Even if I wasn’t sure of what this group were asking, let alone the answer; I felt more inspired by the shared sense of humanity than I had for a long time. Even if we don’t sort out inequality, capitalism or bankers tonight I am convinced that I will be met with kindness and hope. Maybe this alone is enough to justify occupying Bath.


Filed under Bath, Homelessness, Social comment

11 responses to “Occupy Bath

  1. Thank to all who have contributed with thoughtful and insightful comments. I have found this comments feed as inspiring as visiting the protest. Steve


  2. Lovely, reflective piece. Agree with other commenter- getting involved with a bit of work, picking litter, serving dinner, supporting info tent, joining in with a demo/ direct action is really the way to understand Occupy. Having an authentic experience of helping the camp occupy beats having an authentic conversation about why they occupy hands down.


  3. E Willis

    From the press coverage I’d come across about the Occupy movement I got the impression that the usual suspects of radicals, anarchists and hippies were protesting against – well everything.. What’s the point – What are they trying to achieve.. I couldn’t see how a bunch of people in tents was going to help the rest of us try and find jobs and pay our bills.

    Which is why I was more than a little concerned and surprised when my son invited me down to Bath Occupy so that I could see for myself why he was sleeping in a tent. He was a student and I could understand his generation isn’t thrilled with how my generation has been running things but what new world order did he want, exactly? I went to find out..and I took my cynical prejudices along..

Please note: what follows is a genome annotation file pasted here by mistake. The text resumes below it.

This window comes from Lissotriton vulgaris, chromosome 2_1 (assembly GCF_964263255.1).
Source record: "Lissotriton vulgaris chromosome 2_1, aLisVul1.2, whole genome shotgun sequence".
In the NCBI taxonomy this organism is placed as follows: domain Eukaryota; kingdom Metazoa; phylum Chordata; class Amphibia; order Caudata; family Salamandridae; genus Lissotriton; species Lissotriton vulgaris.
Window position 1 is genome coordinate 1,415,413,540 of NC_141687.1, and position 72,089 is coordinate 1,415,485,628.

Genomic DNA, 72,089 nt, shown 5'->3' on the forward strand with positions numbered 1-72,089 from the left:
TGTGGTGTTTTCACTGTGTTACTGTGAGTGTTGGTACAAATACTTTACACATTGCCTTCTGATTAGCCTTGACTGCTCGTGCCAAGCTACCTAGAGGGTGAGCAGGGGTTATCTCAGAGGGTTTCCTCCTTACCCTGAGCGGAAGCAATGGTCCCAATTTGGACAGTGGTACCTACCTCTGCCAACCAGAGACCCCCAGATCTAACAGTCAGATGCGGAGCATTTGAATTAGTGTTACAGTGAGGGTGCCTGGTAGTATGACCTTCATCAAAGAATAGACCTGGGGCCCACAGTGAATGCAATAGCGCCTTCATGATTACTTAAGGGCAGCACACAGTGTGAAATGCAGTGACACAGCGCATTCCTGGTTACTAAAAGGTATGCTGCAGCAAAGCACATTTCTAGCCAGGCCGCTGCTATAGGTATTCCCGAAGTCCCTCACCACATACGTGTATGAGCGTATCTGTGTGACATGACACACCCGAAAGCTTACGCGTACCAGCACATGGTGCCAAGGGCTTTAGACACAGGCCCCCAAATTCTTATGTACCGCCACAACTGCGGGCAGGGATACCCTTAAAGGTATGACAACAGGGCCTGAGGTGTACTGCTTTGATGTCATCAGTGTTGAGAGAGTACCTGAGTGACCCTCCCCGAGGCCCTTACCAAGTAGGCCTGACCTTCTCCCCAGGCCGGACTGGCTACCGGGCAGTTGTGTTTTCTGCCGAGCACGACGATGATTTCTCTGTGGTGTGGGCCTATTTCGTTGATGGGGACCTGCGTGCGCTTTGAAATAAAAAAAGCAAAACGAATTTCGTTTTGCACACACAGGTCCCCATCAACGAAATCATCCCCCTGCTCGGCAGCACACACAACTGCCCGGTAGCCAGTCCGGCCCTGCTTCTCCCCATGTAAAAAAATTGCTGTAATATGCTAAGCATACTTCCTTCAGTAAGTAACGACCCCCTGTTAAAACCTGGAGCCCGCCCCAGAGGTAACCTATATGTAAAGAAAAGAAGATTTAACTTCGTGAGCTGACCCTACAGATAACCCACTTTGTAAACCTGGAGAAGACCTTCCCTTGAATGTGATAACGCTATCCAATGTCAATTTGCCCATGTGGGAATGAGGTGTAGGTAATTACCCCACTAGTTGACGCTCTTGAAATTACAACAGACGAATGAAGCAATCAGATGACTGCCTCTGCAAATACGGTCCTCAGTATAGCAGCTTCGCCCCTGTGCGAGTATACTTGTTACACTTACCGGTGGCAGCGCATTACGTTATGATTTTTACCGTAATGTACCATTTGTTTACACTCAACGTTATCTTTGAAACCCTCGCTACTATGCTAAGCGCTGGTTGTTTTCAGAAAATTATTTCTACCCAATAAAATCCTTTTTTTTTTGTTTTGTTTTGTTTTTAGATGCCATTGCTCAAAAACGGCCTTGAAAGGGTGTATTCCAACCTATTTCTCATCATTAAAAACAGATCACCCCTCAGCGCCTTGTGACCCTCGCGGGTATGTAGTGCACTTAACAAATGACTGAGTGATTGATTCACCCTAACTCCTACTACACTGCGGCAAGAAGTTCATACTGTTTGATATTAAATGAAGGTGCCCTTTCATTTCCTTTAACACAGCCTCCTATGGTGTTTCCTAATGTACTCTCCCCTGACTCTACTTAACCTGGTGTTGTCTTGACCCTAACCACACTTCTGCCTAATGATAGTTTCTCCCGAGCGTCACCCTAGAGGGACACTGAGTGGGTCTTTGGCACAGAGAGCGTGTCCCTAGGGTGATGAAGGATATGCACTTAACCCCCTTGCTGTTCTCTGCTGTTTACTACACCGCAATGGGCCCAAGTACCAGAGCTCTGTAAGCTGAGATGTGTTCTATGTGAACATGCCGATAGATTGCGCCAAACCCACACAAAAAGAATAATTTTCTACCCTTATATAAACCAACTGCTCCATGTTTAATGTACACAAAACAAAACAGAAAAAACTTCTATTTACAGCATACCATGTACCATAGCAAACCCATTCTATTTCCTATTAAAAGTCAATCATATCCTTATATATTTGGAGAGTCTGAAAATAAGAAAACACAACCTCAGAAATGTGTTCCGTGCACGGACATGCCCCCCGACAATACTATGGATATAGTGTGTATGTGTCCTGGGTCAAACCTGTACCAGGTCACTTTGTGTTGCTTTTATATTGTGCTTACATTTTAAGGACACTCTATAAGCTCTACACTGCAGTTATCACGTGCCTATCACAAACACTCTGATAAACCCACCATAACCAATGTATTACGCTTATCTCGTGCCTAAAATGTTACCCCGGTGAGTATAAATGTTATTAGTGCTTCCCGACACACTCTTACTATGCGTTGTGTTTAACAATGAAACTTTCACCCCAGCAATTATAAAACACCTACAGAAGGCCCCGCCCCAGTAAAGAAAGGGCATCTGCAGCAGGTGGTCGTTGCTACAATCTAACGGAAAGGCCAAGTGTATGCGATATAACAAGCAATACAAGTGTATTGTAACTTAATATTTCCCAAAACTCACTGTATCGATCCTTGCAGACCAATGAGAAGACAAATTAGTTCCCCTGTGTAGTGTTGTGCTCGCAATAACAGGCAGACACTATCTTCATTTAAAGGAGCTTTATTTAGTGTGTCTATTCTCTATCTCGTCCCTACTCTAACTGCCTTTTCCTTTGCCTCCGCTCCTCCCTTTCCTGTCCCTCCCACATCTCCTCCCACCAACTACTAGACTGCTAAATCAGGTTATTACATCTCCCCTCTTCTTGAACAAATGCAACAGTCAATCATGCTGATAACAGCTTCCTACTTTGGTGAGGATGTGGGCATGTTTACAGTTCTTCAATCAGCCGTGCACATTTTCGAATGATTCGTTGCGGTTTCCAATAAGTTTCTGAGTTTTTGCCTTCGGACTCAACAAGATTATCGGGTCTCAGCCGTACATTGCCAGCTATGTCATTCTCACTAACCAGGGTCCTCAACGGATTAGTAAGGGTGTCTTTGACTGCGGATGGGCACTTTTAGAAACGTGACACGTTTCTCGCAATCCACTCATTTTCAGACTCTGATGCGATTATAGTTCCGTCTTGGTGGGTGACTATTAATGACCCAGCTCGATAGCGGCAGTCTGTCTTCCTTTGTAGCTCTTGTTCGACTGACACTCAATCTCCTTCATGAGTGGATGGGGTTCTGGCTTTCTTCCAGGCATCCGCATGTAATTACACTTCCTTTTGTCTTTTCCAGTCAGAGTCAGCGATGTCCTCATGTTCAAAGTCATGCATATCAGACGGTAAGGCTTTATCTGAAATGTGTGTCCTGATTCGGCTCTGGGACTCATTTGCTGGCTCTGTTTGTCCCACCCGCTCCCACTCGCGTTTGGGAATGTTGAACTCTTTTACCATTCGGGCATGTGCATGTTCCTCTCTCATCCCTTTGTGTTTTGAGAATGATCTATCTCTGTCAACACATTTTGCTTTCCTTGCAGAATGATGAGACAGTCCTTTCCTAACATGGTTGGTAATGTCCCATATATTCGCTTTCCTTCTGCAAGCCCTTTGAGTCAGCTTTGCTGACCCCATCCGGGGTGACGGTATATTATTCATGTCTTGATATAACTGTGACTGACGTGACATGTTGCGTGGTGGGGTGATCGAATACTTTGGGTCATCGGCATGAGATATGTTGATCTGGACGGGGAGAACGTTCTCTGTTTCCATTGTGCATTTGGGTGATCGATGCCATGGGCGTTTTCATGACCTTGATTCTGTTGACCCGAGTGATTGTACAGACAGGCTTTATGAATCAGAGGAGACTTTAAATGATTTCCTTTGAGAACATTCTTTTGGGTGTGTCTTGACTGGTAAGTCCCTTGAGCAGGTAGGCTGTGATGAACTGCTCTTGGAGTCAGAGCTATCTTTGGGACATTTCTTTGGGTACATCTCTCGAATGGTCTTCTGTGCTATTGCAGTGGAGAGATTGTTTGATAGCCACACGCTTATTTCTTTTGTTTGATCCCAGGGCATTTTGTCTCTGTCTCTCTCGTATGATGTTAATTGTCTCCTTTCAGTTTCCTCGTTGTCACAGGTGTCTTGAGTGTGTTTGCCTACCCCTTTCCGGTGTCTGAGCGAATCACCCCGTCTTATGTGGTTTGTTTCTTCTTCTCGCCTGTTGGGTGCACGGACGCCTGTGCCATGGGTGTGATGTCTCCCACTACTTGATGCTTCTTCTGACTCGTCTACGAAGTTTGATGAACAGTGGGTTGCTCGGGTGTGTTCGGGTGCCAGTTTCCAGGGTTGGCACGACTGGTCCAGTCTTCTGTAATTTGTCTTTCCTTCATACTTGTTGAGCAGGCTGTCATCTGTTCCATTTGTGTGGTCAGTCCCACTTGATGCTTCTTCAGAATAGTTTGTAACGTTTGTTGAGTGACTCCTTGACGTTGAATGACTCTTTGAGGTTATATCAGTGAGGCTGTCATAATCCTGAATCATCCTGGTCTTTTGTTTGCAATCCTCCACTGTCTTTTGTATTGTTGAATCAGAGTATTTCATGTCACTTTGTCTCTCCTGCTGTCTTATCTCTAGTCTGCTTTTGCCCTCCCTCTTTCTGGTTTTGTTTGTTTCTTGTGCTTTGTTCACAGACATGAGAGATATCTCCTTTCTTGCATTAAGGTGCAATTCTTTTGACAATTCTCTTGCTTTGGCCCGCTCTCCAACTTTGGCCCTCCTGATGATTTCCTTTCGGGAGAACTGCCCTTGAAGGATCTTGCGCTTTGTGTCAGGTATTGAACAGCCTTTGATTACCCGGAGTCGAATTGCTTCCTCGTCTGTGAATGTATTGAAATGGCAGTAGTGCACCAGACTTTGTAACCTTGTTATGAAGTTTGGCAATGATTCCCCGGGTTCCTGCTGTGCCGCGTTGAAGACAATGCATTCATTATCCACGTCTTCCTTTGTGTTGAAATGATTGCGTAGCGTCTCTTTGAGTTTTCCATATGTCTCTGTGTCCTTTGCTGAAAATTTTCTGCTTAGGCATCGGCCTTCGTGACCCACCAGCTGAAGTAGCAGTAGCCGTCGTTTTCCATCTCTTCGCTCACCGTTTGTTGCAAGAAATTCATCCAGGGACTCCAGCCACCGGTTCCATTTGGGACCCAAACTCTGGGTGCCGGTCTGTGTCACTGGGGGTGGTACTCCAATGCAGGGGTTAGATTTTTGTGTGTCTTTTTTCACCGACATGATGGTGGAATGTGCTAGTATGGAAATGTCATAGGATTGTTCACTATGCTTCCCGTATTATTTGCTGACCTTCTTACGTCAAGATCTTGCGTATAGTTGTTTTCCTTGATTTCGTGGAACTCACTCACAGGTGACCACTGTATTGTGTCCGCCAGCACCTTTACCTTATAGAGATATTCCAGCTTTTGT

I met a group of articulate, open-minded people who are motivated by a dream of a more equitable, ethical system where values not profit are important to society. Idealistic perhaps but realistic too. They don’t have specific demands apart from the right to have say and right now they’re saying things have got to be better than this. I had to agree.

    I asked ‘what will sitting in tents do’ and I got a surprisingly pragmatic response.. If you want a more inclusive community you need to start by getting out and talking to people – raise awareness and give people the chance to be part of things.

    They know they can’t change much in a 10 day sit-in but hope it might be enough to encourage people to question why there are over 2000 cities around the world with Occupy camps set up – Perhaps then people will join the conversation..

    I came away filled with hope and inspiration – these people are peacefully trying to engage and bring about change. Not easy but surely better that than disillusioned apathy where they just point the finger of blame.


  4. Pingback: What’s the opposite of a fat cat? I think there might be one in this cabinet! | Hynd's Blog

  5. Tom AC